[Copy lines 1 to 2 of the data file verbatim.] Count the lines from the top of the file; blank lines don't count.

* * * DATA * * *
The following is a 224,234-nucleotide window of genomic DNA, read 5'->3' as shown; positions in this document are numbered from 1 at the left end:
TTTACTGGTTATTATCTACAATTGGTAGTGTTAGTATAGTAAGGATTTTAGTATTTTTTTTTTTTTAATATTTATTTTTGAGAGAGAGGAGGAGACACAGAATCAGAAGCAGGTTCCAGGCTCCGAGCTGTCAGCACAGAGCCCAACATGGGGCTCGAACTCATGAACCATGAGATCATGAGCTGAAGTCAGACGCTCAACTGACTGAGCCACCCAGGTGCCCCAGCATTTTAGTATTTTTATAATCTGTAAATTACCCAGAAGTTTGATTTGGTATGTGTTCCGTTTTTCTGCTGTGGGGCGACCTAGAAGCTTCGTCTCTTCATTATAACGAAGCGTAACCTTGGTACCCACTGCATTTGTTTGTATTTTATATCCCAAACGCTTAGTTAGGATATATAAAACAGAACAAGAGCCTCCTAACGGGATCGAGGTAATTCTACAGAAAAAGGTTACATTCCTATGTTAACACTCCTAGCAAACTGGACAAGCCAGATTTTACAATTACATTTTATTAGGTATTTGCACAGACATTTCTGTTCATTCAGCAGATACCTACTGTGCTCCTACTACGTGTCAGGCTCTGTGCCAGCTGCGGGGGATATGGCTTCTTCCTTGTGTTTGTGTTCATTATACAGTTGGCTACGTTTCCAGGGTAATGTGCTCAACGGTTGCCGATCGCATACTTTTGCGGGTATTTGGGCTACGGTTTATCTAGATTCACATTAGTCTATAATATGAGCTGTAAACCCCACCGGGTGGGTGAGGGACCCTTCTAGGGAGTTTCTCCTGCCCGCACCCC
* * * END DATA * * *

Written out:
The following is a 224,234-nucleotide window of genomic DNA, read 5'->3' as shown; positions in this document are numbered from 1 at the left end:
TTTACTGGTTATTATCTACAATTGGTAGTGTTAGTATAGTAAGGATTTTAGTATTTTTTTTTTTTTAATATTTATTTTTGAGAGAGAGGAGGAGACACAGAATCAGAAGCAGGTTCCAGGCTCCGAGCTGTCAGCACAGAGCCCAACATGGGGCTCGAACTCATGAACCATGAGATCATGAGCTGAAGTCAGACGCTCAACTGACTGAGCCACCCAGGTGCCCCAGCATTTTAGTATTTTTATAATCTGTAAATTACCCAGAAGTTTGATTTGGTATGTGTTCCGTTTTTCTGCTGTGGGGCGACCTAGAAGCTTCGTCTCTTCATTATAACGAAGCGTAACCTTGGTACCCACTGCATTTGTTTGTATTTTATATCCCAAACGCTTAGTTAGGATATATAAAACAGAACAAGAGCCTCCTAACGGGATCGAGGTAATTCTACAGAAAAAGGTTACATTCCTATGTTAACACTCCTAGCAAACTGGACAAGCCAGATTTTACAATTACATTTTATTAGGTATTTGCACAGACATTTCTGTTCATTCAGCAGATACCTACTGTGCTCCTACTACGTGTCAGGCTCTGTGCCAGCTGCGGGGGATATGGCTTCTTCCTTGTGTTTGTGTTCATTATACAGTTGGCTACGTTTCCAGGGTAATGTGCTCAACGGTTGCCGATCGCATACTTTTGCGGGTATTTGGGCTACGGTTTATCTAGATTCACATTAGTCTATAATATGAGCTGTAAACCCCACCGGGTGGGTGAGGGACCCTTCTAGGGAGTTTCTCCTGCCCGCACCCC